2 months ago, my friend Clio noticed a fairly prominent mole just above my bikini line had got bigger while I was pregnant, and if I was concerned. I had kind of noticed it too, but more in an ‘ewwww… gross’ kinda way, that a ‘what is wrong with this?’ kinda way. But, Clio noticing it was enough for me to mention it to my OB.

My OB took a look, and said “it doesn’t look too bad, and we don’t deal with things like that while in pregnancy, but I’d like you to get it checked out 6 weeks after birth by a dermatologist, just to be sure”. I agreed, but really, I wasn’t sure how likely that was to happen.

Fast forward 2 months, and my OB says to me “Hey, I was at lunch with a dermatologist and I mentioned your case. She said they *do* check people out in pregnancy – so here is her card”. She made me agree to call. Knowing I would be ‘checked up on’, I called, and got an appointment in a week’s time: today.

Ugh, the dermatologist was an hour late, at an extremely busy time for me. Honestly? I nearly just walked out claiming another appointment, and honestly? It was because I really don’t worry about my moles. Sure, I know the warning signs, and I look out for them, but it just didn’t seem like a likely, or an urgent, health concern. Anyway, as I was about to high tail it, they called me in.

The dermatologist looked at my mole. Her verdict? “Eh… doesn’t look worrying to me. It is the size we routinely remove, but not in pregnancy. Although the procedure is safe for pregnancy, we really don’t like to mess around with the body at that time, so I’m happy to leave this one”. As I was about to get dressed, I said “Oh, my husband noticed a mole on my upper back had changed – could you take a look?”. She did, and said there were no moles to worry about. She noticed (but was kind enough not to say!) that I a very mole-y person, and said “you know, there are some moles that could be checked on. But we really don’t mess with pregnant women’s bodies, if we can help it. Come back after the baby is born, say December… no rush… whenever… and I’ll do a full skin map for you. We can then just have a baseline for any future changes”.

Sounded good. I doubted whether I would really, actually make it back. Pressures of work and all, you know? I mean, she had given me a few months’ pass… whatever. Not a health concern. Then she suddenly said “Stop”. She bent over my lower back and said “Yes, this one comes off. Now”. Slightly dumbstruck I looked at her and said “Right, in December? When I am not pregnant, yeah?”. “No. Now. Today. It goes to pathology”.

A quick sharp intake of breath (lidocaine injection), a scalpel (100% painless) and a band aid later – the mole was removed and apparently I’ll have a fairly unattractive scar.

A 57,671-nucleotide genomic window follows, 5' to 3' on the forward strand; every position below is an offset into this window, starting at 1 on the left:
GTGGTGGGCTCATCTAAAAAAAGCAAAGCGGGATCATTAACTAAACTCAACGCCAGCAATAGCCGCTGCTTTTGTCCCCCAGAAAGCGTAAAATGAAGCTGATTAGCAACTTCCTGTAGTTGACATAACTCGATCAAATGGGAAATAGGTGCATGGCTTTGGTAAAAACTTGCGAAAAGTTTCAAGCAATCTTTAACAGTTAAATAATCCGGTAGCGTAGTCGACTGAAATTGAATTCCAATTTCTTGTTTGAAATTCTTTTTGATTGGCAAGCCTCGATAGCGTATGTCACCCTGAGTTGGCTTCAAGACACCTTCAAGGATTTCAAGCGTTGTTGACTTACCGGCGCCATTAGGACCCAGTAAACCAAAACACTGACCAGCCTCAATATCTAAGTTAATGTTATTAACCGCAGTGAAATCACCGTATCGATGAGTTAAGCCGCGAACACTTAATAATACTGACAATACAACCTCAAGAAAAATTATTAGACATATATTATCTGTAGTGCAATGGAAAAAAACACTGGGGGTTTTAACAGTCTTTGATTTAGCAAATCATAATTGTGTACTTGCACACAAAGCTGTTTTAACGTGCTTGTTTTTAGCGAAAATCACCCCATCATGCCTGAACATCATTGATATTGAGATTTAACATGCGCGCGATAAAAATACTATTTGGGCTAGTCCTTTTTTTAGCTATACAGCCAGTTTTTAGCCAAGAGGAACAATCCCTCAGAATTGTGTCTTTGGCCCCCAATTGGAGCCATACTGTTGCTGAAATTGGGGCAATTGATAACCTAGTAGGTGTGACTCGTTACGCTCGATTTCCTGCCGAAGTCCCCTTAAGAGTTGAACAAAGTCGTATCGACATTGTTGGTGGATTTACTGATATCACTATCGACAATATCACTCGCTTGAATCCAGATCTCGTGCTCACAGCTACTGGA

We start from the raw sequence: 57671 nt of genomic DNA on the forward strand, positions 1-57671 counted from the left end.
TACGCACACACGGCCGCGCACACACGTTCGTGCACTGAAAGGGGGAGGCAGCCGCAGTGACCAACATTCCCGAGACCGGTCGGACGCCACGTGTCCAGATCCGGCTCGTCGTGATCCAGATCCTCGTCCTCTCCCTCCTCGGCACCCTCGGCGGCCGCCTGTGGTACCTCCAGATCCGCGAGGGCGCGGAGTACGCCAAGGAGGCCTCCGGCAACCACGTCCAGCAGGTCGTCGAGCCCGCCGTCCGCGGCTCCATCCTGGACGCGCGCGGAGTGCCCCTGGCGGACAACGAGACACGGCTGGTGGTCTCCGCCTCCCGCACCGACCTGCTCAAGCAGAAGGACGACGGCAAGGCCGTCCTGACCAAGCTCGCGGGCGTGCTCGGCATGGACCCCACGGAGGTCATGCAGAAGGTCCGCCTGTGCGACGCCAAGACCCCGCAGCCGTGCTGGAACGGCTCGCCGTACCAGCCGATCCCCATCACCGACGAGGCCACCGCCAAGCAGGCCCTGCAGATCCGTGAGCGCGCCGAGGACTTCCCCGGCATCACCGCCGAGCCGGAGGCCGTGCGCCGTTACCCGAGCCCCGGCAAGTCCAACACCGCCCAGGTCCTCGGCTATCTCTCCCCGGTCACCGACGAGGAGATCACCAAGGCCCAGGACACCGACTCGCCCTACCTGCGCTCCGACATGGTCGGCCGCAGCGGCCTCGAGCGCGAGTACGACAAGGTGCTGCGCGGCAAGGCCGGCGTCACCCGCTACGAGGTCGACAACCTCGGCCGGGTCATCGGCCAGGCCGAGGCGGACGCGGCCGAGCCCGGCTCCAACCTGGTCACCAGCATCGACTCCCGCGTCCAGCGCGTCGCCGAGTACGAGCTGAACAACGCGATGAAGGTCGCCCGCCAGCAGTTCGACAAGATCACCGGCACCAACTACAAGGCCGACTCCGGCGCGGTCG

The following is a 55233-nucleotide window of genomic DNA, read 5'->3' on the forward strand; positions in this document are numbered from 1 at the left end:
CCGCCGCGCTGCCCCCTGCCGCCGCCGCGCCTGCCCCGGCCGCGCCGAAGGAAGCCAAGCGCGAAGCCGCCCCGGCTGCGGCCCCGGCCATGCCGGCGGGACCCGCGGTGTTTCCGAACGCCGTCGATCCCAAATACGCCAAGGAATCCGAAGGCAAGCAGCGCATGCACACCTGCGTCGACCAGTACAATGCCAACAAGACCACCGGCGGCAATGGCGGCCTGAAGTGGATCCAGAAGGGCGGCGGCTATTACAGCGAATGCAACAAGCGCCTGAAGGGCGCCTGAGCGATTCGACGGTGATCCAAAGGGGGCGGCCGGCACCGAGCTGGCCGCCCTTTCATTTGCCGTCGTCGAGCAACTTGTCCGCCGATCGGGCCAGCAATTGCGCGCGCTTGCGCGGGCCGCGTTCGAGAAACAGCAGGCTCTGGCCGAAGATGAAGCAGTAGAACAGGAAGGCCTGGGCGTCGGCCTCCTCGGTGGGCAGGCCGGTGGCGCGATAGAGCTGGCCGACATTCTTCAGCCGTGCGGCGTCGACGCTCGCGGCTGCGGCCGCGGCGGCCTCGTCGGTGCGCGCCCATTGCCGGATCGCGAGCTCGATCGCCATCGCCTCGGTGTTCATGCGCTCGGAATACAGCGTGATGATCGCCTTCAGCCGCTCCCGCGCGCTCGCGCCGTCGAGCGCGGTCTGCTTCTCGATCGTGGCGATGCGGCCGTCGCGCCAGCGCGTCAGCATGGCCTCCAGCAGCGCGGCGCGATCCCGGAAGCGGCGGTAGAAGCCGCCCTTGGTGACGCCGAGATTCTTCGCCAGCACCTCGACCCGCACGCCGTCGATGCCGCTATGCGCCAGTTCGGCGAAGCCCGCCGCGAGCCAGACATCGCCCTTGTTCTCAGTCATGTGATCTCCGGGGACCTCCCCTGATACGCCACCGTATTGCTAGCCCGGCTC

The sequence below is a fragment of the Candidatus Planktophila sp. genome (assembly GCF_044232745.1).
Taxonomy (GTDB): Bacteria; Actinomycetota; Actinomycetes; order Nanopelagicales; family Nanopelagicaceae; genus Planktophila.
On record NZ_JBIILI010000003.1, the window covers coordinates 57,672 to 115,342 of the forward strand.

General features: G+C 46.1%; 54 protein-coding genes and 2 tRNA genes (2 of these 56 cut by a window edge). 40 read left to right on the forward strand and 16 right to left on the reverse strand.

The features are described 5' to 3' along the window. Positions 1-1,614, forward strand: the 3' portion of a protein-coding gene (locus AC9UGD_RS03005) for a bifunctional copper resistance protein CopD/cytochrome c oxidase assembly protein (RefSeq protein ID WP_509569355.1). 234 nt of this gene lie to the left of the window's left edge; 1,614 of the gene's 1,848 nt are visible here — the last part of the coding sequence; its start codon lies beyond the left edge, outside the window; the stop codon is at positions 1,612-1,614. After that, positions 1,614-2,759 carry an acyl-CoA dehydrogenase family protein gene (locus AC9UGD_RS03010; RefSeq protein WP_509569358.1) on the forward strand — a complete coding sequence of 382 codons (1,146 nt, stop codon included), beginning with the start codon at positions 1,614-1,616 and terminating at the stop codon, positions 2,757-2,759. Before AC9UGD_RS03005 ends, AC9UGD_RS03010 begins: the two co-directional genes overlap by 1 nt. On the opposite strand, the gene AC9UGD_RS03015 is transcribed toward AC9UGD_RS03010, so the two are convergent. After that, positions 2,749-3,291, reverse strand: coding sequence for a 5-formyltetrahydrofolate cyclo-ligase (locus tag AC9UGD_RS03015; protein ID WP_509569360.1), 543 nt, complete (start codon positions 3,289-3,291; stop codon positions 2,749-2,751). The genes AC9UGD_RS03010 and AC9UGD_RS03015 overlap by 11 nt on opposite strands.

So… I am not really worried about this mole and the results. I mean – no one likes waiting for such results, but I am not especially concerned. But, it was a wake up call.  I take my health very seriously. I always have. I was less than 5 when I informed my parents I wasn’t getting enough Vitamin C and there might be too much fat in my food (for the record, my parents are pretty healthy eaters, all things considered). I was under 12 when I banned all artificial sweeteners. I exercise regularly, I watch my BMI, I stick to a reasonably healthy diet, I try to get my 8 hours of sleep, on average. I do love Diet Coke, but I restrict it and I drink it with guilt when I do 🙂

To me: health is a personal responsibility thing. With the upcoming election, I hear the Republicans talk about this a lot: when it concerns finances. How people on welfare are just not taking responsibility for their lives, and it costs others. In fact, an old tape of Romney’s has just been released in which he says exactly that:

“”There are 47 percent of the people [those who do not pay income tax] who will vote for the president no matter what. … who believe that they are victims,  These are people who pay no income tax. … [M]y job is not to worry about those people. I’ll never convince them they should take personal responsibility and care for their lives.

Whether you agree with Rommers or not, I do feel the same health wise (although I sorta think my ‘job’ is to help people take responsibility for their health, not to give up on them). In my opinion: We all have a personal responsibility to take good care of our health, or it costs others: be it costing $$ to those on your insurance plan, $$ to those who contribute to your welfare, or more worryingly to me: be it a huge emotional cost to your friends and family.

Do you have children you have a duty to be there for? Do you have a partner you promised to look after? Then you have a responsibility to look after your health, in my mind. Do you feel a responsibility to your parents – to be around for them? Again: then a responsibility to look after your health to your best ability.

I really feel that strongly about it. It enters into the quasi-religious to me as well: God gave me this body, and I am grateful, and so I should look after it. Yet, yet, I have had “get moles checked” on my list for years. YEARS. And done nothing about it. Why? I don’t know: apathy? fear? ‘it won’t happen to me’-ness?  All of the above. Ignorance about who to go to and when? Sure. Reluctance to dole out a $35 co-pay when I moved to the US and it was no longer ‘free’ [prepaid]? Yup. The feeling that I know enough about health care to know if something was really wrong? Bingo.